thanks for stopping by as i share our family’s journey with the whole 30. i have to admit, this week i slipped a little bit in my planning. actually i had planned fine, and had a list of recipes to make, but i didn’t do as well with follow-up on getting the ingredients lined up to make them. instead, i did more putting-together of simple meals with good quality vegetables and meats, and it worked just fine. i’m also noticing that if i don’t beat the kids up and have breakfast made, they’re getting more adventurous themselves, learning what flavors they like that are still advantageous for their health. my second (a teenage boy) has made himself a venison steak for breakfast, fried eggs with homemade salsa and fresh avocado, and a fruit bowl with cashews on top.
as we i think back to the start of our journey, i realize i was fearful that the kids would feel hungry, and that would translate to deprived. i’m realizing some connections to my own childhood with food, where a lavish meal meant “love,” and a meal thrown together without care (or a bowl of cereal on the couch) to me translated to lack of care. i’m finding myself buying tons of “extra” items like nuts and plantain chips and cashew butter because i want them to have plenty of snacks on hand should the urge strike, and realizing that is a history-based act of love for me. simultaneously, i’m feeling guilty for being privileged enough to joke about journeying afar, and to buy “extras” so my kids won’t feel “deprived.” personally, i think the idea of spiritual fasting is so deeply tied into this whole 30 challenge, and i long for others to have that same experience. often i’ve found that saying “no” to a particular food or drink when a craving strikes, opens the opportunity for me to draw closer to God to help me make the wiser choice in the moment.
i’m also learning that this journey has drawn us together in ways i didn’t expect. because we homeschool and my husband works at a place where there’s nearly always (not so healthy) food available, we’re being super intentional about preparing meals together, and even more so when others are determined to “tempt” us. it’s a cool side-effect i’m so thankful for.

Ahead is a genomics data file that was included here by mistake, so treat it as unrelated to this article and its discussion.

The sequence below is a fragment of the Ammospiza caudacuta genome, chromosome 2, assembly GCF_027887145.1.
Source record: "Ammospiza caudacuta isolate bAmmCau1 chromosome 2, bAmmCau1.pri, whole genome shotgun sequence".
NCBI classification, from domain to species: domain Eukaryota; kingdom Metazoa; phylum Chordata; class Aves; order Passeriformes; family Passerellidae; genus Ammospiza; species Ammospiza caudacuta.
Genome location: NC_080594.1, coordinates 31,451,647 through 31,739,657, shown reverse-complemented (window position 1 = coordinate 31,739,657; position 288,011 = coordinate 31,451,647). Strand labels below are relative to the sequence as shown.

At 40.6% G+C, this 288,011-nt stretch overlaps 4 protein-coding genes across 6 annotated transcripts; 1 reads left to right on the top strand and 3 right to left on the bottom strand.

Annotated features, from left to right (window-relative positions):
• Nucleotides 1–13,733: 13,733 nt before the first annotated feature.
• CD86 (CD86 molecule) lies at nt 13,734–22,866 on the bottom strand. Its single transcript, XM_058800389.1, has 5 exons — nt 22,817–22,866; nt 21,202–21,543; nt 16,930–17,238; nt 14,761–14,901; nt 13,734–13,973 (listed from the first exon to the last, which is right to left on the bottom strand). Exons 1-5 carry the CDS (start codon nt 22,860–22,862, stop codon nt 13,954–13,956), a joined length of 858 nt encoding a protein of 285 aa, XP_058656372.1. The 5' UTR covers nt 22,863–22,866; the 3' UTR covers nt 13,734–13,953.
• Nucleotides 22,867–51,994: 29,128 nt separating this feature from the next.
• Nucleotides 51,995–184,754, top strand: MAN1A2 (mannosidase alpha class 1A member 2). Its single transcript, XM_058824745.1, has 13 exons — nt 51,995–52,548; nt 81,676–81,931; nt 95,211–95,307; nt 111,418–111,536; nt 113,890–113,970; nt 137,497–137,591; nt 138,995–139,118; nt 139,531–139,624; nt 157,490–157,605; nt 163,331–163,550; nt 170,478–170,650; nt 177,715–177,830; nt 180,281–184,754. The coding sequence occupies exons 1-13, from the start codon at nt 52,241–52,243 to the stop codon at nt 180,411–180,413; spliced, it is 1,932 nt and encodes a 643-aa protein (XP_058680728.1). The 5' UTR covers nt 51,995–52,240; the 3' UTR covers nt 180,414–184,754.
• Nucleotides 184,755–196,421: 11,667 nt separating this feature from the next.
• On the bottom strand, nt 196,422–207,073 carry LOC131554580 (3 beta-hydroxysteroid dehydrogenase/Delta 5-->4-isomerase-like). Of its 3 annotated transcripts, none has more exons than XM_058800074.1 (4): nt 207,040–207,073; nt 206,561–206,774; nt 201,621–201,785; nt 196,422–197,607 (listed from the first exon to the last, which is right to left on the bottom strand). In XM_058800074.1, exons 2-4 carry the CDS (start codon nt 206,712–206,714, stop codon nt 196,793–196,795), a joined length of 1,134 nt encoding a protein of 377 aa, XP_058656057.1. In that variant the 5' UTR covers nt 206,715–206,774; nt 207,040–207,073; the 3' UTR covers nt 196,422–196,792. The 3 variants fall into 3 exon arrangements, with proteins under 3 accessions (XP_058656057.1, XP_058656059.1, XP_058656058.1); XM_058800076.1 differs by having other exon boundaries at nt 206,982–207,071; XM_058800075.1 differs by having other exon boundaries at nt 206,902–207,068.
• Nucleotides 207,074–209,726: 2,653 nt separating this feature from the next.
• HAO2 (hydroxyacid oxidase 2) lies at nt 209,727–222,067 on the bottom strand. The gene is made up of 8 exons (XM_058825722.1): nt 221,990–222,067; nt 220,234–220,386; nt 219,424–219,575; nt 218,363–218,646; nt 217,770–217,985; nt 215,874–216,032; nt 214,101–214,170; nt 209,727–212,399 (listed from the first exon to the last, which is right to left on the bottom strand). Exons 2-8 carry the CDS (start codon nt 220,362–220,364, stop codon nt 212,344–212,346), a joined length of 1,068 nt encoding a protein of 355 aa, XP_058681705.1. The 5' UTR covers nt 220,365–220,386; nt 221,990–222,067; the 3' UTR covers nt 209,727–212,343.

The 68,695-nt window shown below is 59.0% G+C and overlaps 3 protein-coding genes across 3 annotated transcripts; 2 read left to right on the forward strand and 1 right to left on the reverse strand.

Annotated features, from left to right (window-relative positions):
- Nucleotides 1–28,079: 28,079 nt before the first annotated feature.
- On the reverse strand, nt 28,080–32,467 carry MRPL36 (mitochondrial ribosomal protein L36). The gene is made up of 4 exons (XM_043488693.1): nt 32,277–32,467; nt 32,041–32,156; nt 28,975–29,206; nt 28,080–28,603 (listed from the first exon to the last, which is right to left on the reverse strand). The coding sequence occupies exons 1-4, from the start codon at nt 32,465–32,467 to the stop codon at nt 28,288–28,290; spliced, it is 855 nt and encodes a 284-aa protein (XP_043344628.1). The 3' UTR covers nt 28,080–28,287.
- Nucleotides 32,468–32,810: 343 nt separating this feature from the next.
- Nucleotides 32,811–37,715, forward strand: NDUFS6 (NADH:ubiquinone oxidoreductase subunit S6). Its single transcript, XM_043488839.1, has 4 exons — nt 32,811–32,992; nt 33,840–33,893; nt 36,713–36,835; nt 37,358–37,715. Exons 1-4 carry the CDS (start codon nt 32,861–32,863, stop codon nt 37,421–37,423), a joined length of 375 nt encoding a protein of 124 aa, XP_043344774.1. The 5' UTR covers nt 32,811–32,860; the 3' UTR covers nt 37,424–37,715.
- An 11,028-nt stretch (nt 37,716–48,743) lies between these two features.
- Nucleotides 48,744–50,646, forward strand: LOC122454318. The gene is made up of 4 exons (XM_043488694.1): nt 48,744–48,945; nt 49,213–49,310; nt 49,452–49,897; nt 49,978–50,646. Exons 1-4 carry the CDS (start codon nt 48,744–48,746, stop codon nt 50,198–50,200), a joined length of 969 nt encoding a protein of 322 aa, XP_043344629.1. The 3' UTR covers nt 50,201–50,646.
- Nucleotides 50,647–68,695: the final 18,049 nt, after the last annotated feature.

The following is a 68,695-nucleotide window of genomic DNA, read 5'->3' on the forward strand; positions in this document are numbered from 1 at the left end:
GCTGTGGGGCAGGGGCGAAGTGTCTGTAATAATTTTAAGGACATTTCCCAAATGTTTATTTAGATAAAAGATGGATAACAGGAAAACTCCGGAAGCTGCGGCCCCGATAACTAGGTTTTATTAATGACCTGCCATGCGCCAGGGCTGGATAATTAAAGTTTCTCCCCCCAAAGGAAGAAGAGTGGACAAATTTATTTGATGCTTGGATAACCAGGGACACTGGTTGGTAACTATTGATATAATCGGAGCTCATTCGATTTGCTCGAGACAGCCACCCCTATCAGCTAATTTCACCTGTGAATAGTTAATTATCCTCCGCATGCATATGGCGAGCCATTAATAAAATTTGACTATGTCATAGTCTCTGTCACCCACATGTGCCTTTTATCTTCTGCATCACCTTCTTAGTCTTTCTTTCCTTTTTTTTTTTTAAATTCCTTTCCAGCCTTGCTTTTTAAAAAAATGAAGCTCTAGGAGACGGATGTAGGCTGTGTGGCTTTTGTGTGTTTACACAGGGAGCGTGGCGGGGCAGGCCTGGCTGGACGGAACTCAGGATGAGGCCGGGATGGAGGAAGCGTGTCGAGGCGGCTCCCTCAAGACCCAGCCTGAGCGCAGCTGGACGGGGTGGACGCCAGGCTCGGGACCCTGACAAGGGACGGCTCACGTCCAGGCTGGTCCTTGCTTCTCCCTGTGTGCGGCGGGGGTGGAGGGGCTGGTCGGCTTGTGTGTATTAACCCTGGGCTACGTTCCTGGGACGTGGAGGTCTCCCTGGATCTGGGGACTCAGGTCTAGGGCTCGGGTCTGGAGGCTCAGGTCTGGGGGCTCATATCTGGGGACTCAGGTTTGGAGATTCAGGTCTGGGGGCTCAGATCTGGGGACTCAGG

tomorrow i will begin again with preparing some of our recipes in advance while the kiddos are working on school assignments. i want to get ahead of the game and not find myself in a panic at the six o’clock witching hour; that’s been key so far. i feel like my taking responsibility for preparation has helped us stay the course, and really experience the benefits of our journey. it’s also freed the kids up (and even my husband) to be creative when the urge strikes.
here’s a brief look at some more recipes we’ve enjoyed in our second week:
lunch: charred romaine and chicken lime burgers on the grill, leftover roasted carrot “fries,” and coleslaw made by adding guacamole to lime and olive oil and whisking, then tossing to dress
breakfast: ground turkey sauteed with leftover butternut squash and roasted asparagus
my kale and apple salad – a family favorite!
lunch: grass feed beef burgers with tessamae’s bbq sauce, fresh grape tomatoes, and onions sauteed in red palm oil
taco salad – YUM! carrots and cabbage and romaine, cilantro, avocado, fresh salsa, sliced radishes, and fresh cilantro
chicken salad with dried unsweetened cranberries and tessamae’s dressing, shredded carrots, black olives, and plantain chips from trader joe’s
baked salmon with lemon and ghee, fresh avocado and blistered tomatoes, roasted delicata squash with ghee, and steamed broccoli with lemon and garlic
more of a favorite salad of romaine spears, roasted garlic, blistered tomatoes and pine nuts
have you tried a whole 30 challenge? what are your tips for being organized, for staying on track, and for getting kids involved in proactively seeking a healthier lifestyle?